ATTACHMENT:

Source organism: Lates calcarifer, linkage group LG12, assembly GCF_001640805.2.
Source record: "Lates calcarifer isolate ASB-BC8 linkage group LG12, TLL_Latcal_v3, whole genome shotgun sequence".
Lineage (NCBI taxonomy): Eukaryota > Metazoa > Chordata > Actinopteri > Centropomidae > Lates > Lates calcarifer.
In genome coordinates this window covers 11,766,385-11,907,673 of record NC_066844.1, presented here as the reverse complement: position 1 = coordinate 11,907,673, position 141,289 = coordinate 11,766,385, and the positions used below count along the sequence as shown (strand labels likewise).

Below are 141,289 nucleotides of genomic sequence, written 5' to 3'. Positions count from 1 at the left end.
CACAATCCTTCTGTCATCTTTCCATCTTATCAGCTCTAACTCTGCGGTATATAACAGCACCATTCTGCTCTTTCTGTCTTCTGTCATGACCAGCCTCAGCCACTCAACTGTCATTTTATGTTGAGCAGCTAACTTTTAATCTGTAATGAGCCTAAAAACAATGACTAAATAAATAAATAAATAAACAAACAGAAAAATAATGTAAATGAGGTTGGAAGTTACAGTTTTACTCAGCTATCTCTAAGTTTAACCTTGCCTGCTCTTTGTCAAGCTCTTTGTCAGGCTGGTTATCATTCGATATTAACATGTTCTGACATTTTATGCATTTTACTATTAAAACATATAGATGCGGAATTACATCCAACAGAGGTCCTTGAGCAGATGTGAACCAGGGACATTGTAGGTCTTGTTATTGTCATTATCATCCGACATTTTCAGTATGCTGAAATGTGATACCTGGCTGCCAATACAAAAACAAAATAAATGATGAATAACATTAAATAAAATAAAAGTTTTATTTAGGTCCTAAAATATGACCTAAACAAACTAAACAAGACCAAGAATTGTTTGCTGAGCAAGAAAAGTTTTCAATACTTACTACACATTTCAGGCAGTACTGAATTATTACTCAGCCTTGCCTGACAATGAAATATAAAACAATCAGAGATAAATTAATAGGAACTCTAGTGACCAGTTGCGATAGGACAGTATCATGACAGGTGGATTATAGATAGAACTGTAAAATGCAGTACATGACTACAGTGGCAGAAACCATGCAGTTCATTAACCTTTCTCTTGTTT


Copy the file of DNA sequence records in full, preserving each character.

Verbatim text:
Source organism: Lates calcarifer, linkage group LG12, assembly GCF_001640805.2.
Source record: "Lates calcarifer isolate ASB-BC8 linkage group LG12, TLL_Latcal_v3, whole genome shotgun sequence".
Lineage (NCBI taxonomy): Eukaryota > Metazoa > Chordata > Actinopteri > Centropomidae > Lates > Lates calcarifer.
In genome coordinates this window covers 11,766,385-11,907,673 of record NC_066844.1, presented here as the reverse complement: position 1 = coordinate 11,907,673, position 141,289 = coordinate 11,766,385, and the positions used below count along the sequence as shown (strand labels likewise).

Below are 141,289 nucleotides of genomic sequence, written 5' to 3'. Positions count from 1 at the left end.
CACAATCCTTCTGTCATCTTTCCATCTTATCAGCTCTAACTCTGCGGTATATAACAGCACCATTCTGCTCTTTCTGTCTTCTGTCATGACCAGCCTCAGCCACTCAACTGTCATTTTATGTTGAGCAGCTAACTTTTAATCTGTAATGAGCCTAAAAACAATGACTAAATAAATAAATAAATAAACAAACAGAAAAATAATGTAAATGAGGTTGGAAGTTACAGTTTTACTCAGCTATCTCTAAGTTTAACCTTGCCTGCTCTTTGTCAAGCTCTTTGTCAGGCTGGTTATCATTCGATATTAACATGTTCTGACATTTTATGCATTTTACTATTAAAACATATAGATGCGGAATTACATCCAACAGAGGTCCTTGAGCAGATGTGAACCAGGGACATTGTAGGTCTTGTTATTGTCATTATCATCCGACATTTTCAGTATGCTGAAATGTGATACCTGGCTGCCAATACAAAAACAAAATAAATGATGAATAACATTAAATAAAATAAAAGTTTTATTTAGGTCCTAAAATATGACCTAAACAAACTAAACAAGACCAAGAATTGTTTGCTGAGCAAGAAAAGTTTTCAATACTTACTACACATTTCAGGCAGTACTGAATTATTACTCAGCCTTGCCTGACAATGAAATATAAAACAATCAGAGATAAATTAATAGGAACTCTAGTGACCAGTTGCGATAGGACAGTATCATGACAGGTGGATTATAGATAGAACTGTAAAATGCAGTACATGACTACAGTGGCAGAAACCATGCAGTTCATTAACCTTTCTCTTGTTT